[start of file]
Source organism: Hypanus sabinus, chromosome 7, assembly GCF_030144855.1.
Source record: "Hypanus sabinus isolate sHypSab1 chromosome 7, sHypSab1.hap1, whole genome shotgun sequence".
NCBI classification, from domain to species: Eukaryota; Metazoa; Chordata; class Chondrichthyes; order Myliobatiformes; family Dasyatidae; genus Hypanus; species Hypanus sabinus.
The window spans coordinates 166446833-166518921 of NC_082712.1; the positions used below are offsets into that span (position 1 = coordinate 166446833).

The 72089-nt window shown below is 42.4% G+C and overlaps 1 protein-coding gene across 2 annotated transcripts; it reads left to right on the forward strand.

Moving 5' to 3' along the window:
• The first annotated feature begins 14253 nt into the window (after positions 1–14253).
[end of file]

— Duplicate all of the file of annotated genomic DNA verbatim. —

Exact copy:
Source organism: Hypanus sabinus, chromosome 7, assembly GCF_030144855.1.
Source record: "Hypanus sabinus isolate sHypSab1 chromosome 7, sHypSab1.hap1, whole genome shotgun sequence".
NCBI classification, from domain to species: Eukaryota; Metazoa; Chordata; class Chondrichthyes; order Myliobatiformes; family Dasyatidae; genus Hypanus; species Hypanus sabinus.
The window spans coordinates 166446833-166518921 of NC_082712.1; the positions used below are offsets into that span (position 1 = coordinate 166446833).

The 72089-nt window shown below is 42.4% G+C and overlaps 1 protein-coding gene across 2 annotated transcripts; it reads left to right on the forward strand.

Moving 5' to 3' along the window:
• The first annotated feature begins 14253 nt into the window (after positions 1–14253).